LEMBATA, Indonesia (AP) – The death toll from landslides in eastern Indonesia rose to 126 and scores are still missing, authorities said Wednesday, as rain continued to hit the region and make a search difficult.
The East Flores district on Adonara Island suffered the greatest losses with 67 bodies recovered so far and six missing. Mud fell from the surrounding hills early Sunday, trapping people in their sleep. Some were washed away by flash floods after night rains caused rivers to overflow.
On the nearby island of Lembata, the downpour caused by tropical cyclone Seroja sent solidified lava from a volcanic eruption in November that collapsed in more than a dozen villages, killing at least 28 and leaving 44 missing, according to the National Agency for Disaster Mitigation.
Hundreds of police officers, soldiers and residents dug through the rubble with their bare hands, shovels and hoes in search of the buried. On Tuesday, family members lamented seeing rescuers remove a mud-covered body, place it on a bamboo stretcher and carry it to burial.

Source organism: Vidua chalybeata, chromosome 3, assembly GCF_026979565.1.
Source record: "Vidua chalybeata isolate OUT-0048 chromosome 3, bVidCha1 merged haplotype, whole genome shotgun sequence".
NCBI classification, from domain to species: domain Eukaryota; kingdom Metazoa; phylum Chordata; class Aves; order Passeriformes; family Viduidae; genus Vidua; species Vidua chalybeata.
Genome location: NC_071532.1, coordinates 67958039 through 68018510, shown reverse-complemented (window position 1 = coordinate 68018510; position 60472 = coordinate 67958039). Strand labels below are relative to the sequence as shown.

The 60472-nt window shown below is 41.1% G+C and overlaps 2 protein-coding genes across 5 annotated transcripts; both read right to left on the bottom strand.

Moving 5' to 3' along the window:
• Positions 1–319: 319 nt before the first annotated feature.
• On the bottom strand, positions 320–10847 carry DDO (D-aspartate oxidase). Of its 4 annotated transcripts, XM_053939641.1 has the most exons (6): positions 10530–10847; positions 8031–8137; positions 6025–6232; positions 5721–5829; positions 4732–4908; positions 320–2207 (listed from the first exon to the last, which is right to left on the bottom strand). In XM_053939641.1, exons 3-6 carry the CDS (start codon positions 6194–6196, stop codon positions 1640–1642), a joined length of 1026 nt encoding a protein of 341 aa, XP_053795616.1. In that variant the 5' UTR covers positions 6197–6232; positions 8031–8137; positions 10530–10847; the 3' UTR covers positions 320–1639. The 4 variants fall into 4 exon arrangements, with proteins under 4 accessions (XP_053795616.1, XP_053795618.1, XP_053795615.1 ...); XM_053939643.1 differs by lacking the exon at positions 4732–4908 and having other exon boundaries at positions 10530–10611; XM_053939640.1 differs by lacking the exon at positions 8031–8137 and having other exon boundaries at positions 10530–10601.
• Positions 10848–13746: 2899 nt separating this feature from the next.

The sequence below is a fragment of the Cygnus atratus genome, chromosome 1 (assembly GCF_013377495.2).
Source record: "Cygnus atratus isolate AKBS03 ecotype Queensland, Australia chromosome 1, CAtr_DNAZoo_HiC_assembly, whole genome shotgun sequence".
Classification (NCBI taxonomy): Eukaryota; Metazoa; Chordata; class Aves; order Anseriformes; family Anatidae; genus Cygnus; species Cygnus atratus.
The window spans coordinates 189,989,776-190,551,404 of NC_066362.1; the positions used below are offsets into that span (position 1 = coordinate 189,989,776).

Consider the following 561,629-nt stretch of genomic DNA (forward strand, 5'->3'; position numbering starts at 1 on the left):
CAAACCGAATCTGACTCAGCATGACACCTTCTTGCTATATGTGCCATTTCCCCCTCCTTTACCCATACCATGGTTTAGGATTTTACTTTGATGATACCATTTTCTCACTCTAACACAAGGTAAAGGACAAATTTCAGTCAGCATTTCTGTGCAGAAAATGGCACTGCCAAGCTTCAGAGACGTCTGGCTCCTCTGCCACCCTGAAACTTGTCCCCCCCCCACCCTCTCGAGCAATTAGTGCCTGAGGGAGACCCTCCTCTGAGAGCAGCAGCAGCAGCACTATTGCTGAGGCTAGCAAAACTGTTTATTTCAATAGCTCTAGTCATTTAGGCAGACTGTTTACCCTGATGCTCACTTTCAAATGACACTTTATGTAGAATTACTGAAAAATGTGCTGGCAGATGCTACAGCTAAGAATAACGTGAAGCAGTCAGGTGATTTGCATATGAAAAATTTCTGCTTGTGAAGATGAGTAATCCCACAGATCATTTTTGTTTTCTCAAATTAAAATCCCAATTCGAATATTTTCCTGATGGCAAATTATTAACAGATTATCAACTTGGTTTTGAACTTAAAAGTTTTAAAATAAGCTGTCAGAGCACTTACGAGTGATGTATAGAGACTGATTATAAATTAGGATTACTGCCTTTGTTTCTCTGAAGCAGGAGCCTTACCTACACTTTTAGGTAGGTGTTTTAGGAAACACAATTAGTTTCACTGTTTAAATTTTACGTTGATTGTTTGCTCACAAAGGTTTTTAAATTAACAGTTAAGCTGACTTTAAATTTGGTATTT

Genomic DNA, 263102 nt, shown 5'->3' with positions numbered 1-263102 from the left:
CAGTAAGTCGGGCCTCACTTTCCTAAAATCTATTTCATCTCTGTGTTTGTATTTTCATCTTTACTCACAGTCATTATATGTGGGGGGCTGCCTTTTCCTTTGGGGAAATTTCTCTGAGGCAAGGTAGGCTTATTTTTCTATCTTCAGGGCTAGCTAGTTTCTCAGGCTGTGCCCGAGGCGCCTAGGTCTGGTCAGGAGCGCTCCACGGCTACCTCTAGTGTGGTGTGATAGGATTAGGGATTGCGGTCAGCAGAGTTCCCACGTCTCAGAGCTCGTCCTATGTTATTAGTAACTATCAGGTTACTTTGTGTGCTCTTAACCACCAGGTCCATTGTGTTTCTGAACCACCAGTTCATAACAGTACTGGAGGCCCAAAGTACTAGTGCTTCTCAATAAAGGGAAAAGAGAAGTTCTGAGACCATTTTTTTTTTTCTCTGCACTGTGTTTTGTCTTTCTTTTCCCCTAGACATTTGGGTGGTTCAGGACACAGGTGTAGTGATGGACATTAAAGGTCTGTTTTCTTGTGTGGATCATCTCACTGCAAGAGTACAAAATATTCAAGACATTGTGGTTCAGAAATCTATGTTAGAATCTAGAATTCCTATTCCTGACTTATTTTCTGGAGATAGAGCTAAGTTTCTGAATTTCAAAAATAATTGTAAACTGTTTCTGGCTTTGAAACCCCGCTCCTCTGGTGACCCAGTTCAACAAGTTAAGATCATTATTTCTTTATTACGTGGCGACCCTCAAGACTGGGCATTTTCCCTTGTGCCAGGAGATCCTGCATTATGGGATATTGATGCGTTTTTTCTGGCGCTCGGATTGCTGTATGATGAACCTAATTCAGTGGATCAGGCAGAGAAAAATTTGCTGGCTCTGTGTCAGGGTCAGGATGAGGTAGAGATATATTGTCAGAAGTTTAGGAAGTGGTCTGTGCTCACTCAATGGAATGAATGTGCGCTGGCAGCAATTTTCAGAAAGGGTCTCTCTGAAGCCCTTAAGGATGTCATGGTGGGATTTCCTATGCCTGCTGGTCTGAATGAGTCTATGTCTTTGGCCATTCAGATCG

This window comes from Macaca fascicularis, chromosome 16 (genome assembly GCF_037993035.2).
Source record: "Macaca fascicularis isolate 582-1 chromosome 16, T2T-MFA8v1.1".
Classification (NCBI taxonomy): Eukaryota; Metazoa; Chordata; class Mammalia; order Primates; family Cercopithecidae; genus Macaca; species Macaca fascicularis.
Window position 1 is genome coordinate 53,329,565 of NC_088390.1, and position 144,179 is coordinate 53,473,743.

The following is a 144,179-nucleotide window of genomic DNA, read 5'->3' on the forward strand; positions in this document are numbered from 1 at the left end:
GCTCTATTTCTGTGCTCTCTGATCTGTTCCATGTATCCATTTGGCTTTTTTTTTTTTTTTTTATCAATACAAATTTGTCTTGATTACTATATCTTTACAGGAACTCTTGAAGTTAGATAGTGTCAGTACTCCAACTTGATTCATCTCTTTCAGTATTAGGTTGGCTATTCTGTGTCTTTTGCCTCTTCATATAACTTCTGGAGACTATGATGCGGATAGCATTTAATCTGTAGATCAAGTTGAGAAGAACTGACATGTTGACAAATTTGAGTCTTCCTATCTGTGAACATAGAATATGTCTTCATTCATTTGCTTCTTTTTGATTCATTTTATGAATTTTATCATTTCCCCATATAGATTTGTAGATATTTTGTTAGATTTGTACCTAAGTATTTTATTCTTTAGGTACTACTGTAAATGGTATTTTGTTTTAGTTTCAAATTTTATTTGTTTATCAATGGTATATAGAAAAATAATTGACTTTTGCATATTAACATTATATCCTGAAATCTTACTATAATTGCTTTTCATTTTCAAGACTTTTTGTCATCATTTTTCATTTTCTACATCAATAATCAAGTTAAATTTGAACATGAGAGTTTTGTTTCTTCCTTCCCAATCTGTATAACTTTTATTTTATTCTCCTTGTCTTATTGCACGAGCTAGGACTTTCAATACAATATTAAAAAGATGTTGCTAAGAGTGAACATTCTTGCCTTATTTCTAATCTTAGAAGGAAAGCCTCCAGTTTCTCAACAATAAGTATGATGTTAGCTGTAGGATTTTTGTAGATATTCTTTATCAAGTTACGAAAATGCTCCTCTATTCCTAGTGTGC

In total, landslides and floods have killed at least 126 people on various Indonesian islands, as well as 27 people in neighboring East Timor. Thousands of homes have been damaged and thousands of people have been displaced by the weather, which is expected to continue until at least Friday as the storm moves south toward Australia.
Rescue efforts were hampered by the rains and the remoteness of the area, where roads and bridges were damaged in many places.
Rescue personnel with bulldozers and tons of food and medicine were being deployed from the city of Makassar on the island of Sulawesi, but were hampered by a lack of shipping. The head of the National Agency for Disaster Mitigation, Doni Monardo, called on the private sector to support the relief efforts.
Three helicopters began arriving in isolated areas of the islands on Tuesday, and President Joko Widodo held a cabinet meeting in Jakarta to speed up the operation.
Disaster agency spokesman Raditya Jati said three more helicopters with relief supplies and rescue personnel arrived on Wednesday and a hospital ship carrying more goods was expected to arrive on Friday to ease the overwhelmed health clinics.
Karmini reported from Jakarta, Indonesia.